Hot Growth Burned Census Data
The latest housing price numbers reinforce the image of relative strength among the primary global gateway markets and the continuing weakness of formerly hot growth areas, many of which showed the largest population gains in the 2010 census. Values are stable to down less in the large 24-hour, but slower-growing coastal cities. Only two markets in the just released Standard & Poors/Case-Shiller Index—Washington D.C. and Seattle--showed housing price increases—not surprisingly these both rank as important U.S. gateways.
Among the cities now at their lowest home price levels in nearly four years and suffering some of the sharpest recent declines are: Atlanta, Charlotte, Las Vegas, Miami, Phoenix, and Tampa. All have been housing hot beds over the past two decades as ballooning populations have been drawn to a combination of relatively affordable pricing and warm weather. Other hot growth meccas—Dallas and Denver among them—also show recent deterioration and may hit new post housing bust lows in coming months, according to forecasters.
Coastal metropolitan areas with barriers to entry and higher price points, meanwhile, continue to fare better. Examples include San Francisco, San Diego, Los Angeles, and Boston. New York fits on this list too, although the nation’s pre-eminent gateway registered declines in the latest S&P report.
It’s no coincidence that the 24-hour powerhouses concentrate big business and affluent Americans drawn to their multi-faceted environs and convenient international jumping off points. There are more than enough high powered, well-paid corporate execs; monied entrepreneurs, and well-heeled folks to undergird these metros’ prosperity. It doesn’t hurt either that they draw the lion’s share of tourist and business travel through their major airport hubs.
On the other hand, the mushrooming Sunbelt suburban agglomerations have attracted more middle class and retirees living on fixed incomes—relocating out of northern industrial areas where blue collar jobs have been in decline and/or looking for sunnier climes in more economical places. The Sunbelt areas have also been magnets for generally-poorer Hispanic immigrant populations, hoping to make a start, especially in construction related jobs. These groups have been among the hardest hit by recession, high unemployment, and the credit crisis. In addition, they have been the most exposed to the mortgage debacle and declining home prices, now about 33% off their 2007 peaks nationally.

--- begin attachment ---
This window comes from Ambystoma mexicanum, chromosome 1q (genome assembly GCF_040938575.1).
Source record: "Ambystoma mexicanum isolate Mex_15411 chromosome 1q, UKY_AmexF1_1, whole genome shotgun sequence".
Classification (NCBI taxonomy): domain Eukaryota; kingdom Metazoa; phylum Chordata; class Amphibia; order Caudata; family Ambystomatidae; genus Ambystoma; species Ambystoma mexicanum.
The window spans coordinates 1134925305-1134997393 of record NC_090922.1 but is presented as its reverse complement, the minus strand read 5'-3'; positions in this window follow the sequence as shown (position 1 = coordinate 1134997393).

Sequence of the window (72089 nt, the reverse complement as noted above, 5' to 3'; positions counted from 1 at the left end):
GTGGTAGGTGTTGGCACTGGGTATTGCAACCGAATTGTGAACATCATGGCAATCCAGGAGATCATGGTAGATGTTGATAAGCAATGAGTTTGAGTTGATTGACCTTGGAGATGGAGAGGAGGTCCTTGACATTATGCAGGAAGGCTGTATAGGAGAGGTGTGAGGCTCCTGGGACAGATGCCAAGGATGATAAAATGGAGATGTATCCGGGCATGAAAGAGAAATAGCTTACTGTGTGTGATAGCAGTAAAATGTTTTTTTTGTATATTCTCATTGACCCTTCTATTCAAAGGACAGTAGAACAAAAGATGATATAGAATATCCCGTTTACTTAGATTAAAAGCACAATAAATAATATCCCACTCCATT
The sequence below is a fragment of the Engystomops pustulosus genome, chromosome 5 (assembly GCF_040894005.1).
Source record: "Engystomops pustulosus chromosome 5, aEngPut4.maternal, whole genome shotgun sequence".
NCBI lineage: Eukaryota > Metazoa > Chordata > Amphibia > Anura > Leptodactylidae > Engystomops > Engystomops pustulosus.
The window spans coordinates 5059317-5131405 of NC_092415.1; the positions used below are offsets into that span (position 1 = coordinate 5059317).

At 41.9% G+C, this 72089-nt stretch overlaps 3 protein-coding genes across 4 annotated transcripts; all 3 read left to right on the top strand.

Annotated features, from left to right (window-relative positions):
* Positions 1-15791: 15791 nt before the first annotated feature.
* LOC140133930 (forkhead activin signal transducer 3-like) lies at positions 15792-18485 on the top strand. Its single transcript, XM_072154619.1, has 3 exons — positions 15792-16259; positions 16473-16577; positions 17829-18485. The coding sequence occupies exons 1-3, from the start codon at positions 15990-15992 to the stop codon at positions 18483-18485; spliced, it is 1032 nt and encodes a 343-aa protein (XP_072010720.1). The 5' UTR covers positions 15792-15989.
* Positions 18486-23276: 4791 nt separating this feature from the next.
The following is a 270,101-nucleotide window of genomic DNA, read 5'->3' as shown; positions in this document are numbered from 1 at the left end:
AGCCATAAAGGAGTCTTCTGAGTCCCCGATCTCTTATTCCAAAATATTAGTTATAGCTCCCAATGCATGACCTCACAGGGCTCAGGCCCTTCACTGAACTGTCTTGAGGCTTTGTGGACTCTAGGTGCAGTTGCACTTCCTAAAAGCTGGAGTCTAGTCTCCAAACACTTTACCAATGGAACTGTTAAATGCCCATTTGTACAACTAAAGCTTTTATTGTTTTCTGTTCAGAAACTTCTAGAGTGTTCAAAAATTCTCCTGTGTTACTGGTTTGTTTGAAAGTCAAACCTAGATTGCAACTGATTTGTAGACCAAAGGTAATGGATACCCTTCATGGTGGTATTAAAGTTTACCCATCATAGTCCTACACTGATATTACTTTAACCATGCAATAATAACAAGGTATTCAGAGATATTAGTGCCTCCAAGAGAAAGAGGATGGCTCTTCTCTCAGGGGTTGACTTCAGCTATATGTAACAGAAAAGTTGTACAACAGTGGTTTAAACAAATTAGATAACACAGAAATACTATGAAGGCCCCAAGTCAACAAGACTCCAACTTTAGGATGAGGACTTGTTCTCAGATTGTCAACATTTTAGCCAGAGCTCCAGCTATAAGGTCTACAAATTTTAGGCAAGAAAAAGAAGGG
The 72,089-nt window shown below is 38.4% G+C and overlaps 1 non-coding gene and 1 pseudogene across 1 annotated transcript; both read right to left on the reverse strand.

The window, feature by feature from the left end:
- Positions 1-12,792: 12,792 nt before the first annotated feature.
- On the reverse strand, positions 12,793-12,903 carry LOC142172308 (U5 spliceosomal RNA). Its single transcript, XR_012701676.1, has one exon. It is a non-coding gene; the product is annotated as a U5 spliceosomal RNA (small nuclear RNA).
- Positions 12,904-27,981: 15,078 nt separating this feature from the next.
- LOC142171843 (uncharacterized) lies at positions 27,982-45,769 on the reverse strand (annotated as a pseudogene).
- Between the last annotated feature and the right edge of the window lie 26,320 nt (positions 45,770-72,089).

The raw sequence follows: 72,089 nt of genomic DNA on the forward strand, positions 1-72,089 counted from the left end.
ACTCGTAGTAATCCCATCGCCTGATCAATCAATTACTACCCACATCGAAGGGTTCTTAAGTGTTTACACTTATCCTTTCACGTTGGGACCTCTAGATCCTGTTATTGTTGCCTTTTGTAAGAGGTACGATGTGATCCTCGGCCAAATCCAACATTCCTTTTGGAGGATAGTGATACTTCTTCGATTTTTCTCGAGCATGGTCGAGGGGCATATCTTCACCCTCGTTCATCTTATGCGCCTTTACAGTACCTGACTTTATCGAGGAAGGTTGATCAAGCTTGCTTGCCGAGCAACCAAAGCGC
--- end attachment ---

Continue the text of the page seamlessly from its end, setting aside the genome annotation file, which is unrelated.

While growth generally equates with good things, the hot growth enabled by cheap credit and slapped up subdivisions on inexpensive land isn’t turning out so well. Home builders and developers will continue on an extended hiatus as these markets struggle to absorb all the foreclosed real estate. Other home owners see their house values continue to slide, losing wealth and security in the bargain. Commercial owners and investors, meanwhile, face a long drawn out recovery with problematic prospects.
That gets us back to the 2010 census data which tracked the continued population explosion in Sunbelt suburbs from east of Los Angeles through Phoenix, Dallas, and Houston and across to Atlanta, the Carolinas and Florida. Will that suburban-oriented growth resume in the pre-2007 patterns, which so influenced much of the Census data? Or will its character change dramatically as a result of recent reversals to more apartment style living in areas closer to urban and suburban commercial districts? Will more people delay or reconsider moves into these Sunbelt housing morasses? And will investors re-evaluate their prospects for hot growth market plays as a result of getting burned again in chronically see-sawing markets?
In fact, the just completed Census may be already irrelevant.